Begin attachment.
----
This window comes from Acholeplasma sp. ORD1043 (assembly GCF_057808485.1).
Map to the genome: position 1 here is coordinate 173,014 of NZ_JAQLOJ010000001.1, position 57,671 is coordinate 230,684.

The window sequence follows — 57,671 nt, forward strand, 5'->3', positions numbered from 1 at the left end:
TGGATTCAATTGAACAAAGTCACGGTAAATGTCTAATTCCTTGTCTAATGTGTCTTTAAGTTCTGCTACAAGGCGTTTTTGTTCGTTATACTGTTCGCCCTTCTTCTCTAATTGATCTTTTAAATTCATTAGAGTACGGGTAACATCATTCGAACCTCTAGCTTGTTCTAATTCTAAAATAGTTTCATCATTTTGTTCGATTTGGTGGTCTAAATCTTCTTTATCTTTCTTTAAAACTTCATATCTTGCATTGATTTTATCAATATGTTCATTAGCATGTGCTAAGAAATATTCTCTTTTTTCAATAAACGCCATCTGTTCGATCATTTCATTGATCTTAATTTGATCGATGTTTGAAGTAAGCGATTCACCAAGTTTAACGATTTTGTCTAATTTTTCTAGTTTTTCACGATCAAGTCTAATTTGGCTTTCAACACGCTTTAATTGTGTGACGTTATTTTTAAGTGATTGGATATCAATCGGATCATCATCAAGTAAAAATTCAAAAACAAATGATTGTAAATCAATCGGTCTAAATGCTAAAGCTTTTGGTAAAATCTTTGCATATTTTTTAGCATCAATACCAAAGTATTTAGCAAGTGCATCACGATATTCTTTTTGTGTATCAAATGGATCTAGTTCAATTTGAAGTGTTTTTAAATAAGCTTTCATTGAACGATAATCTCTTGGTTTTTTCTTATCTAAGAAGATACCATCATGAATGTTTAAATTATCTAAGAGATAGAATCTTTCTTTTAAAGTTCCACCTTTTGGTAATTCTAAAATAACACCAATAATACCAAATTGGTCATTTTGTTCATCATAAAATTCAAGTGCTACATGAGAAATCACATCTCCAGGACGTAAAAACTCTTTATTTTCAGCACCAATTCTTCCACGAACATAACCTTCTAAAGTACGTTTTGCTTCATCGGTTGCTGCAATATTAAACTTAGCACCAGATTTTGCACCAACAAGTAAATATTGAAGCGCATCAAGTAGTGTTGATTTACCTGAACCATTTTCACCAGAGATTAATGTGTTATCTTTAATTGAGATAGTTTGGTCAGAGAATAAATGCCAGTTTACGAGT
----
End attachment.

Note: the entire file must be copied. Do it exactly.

This window comes from Acholeplasma sp. ORD1043 (assembly GCF_057808485.1).
Map to the genome: position 1 here is coordinate 173,014 of NZ_JAQLOJ010000001.1, position 57,671 is coordinate 230,684.

The window sequence follows — 57,671 nt, forward strand, 5'->3', positions numbered from 1 at the left end:
TGGATTCAATTGAACAAAGTCACGGTAAATGTCTAATTCCTTGTCTAATGTGTCTTTAAGTTCTGCTACAAGGCGTTTTTGTTCGTTATACTGTTCGCCCTTCTTCTCTAATTGATCTTTTAAATTCATTAGAGTACGGGTAACATCATTCGAACCTCTAGCTTGTTCTAATTCTAAAATAGTTTCATCATTTTGTTCGATTTGGTGGTCTAAATCTTCTTTATCTTTCTTTAAAACTTCATATCTTGCATTGATTTTATCAATATGTTCATTAGCATGTGCTAAGAAATATTCTCTTTTTTCAATAAACGCCATCTGTTCGATCATTTCATTGATCTTAATTTGATCGATGTTTGAAGTAAGCGATTCACCAAGTTTAACGATTTTGTCTAATTTTTCTAGTTTTTCACGATCAAGTCTAATTTGGCTTTCAACACGCTTTAATTGTGTGACGTTATTTTTAAGTGATTGGATATCAATCGGATCATCATCAAGTAAAAATTCAAAAACAAATGATTGTAAATCAATCGGTCTAAATGCTAAAGCTTTTGGTAAAATCTTTGCATATTTTTTAGCATCAATACCAAAGTATTTAGCAAGTGCATCACGATATTCTTTTTGTGTATCAAATGGATCTAGTTCAATTTGAAGTGTTTTTAAATAAGCTTTCATTGAACGATAATCTCTTGGTTTTTTCTTATCTAAGAAGATACCATCATGAATGTTTAAATTATCTAAGAGATAGAATCTTTCTTTTAAAGTTCCACCTTTTGGTAATTCTAAAATAACACCAATAATACCAAATTGGTCATTTTGTTCATCATAAAATTCAAGTGCTACATGAGAAATCACATCTCCAGGACGTAAAAACTCTTTATTTTCAGCACCAATTCTTCCACGAACATAACCTTCTAAAGTACGTTTTGCTTCATCGGTTGCTGCAATATTAAACTTAGCACCAGATTTTGCACCAACAAGTAAATATTGAAGCGCATCAAGTAGTGTTGATTTACCTGAACCATTTTCACCAGAGATTAATGTGTTATCTTTAATTGAGATAGTTTGGTCAGAGAATAAATGCCAGTTTACGAGT